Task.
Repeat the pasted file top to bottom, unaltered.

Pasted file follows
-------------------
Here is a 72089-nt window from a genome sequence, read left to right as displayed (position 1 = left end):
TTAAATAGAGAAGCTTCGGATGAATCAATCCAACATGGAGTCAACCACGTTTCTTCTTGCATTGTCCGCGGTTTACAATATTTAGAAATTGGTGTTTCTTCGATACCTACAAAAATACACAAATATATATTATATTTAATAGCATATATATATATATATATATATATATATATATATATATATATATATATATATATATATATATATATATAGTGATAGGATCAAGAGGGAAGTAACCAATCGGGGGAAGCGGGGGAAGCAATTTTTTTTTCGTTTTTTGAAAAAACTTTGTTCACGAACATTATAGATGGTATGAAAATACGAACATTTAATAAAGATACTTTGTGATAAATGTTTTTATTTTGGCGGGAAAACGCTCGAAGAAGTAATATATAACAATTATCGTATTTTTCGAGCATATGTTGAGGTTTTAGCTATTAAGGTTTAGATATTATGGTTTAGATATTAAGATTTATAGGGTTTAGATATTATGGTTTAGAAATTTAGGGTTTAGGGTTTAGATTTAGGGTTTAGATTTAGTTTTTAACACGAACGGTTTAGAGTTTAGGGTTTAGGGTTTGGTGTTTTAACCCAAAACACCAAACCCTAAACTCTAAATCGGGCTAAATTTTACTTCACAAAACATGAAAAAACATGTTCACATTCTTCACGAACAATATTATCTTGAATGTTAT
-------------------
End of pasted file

Here is a 72089-nt window from a genome sequence, read left to right as displayed (position 1 = left end):
TTAAATAGAGAAGCTTCGGATGAATCAATCCAACATGGAGTCAACCACGTTTCTTCTTGCATTGTCCGCGGTTTACAATATTTAGAAATTGGTGTTTCTTCGATACCTACAAAAATACACAAATATATATTATATTTAATAGCATATATATATATATATATATATATATATATATATATATATATATATATATATATATATATATATATATAGTGATAGGATCAAGAGGGAAGTAACCAATCGGGGGAAGCGGGGGAAGCAATTTTTTTTTCGTTTTTTGAAAAAACTTTGTTCACGAACATTATAGATGGTATGAAAATACGAACATTTAATAAAGATACTTTGTGATAAATGTTTTTATTTTGGCGGGAAAACGCTCGAAGAAGTAATATATAACAATTATCGTATTTTTCGAGCATATGTTGAGGTTTTAGCTATTAAGGTTTAGATATTATGGTTTAGATATTAAGATTTATAGGGTTTAGATATTATGGTTTAGAAATTTAGGGTTTAGGGTTTAGATTTAGGGTTTAGATTTAGTTTTTAACACGAACGGTTTAGAGTTTAGGGTTTAGGGTTTGGTGTTTTAACCCAAAACACCAAACCCTAAACTCTAAATCGGGCTAAATTTTACTTCACAAAACATGAAAAAACATGTTCACATTCTTCACGAACAATATTATCTTGAATGTTAT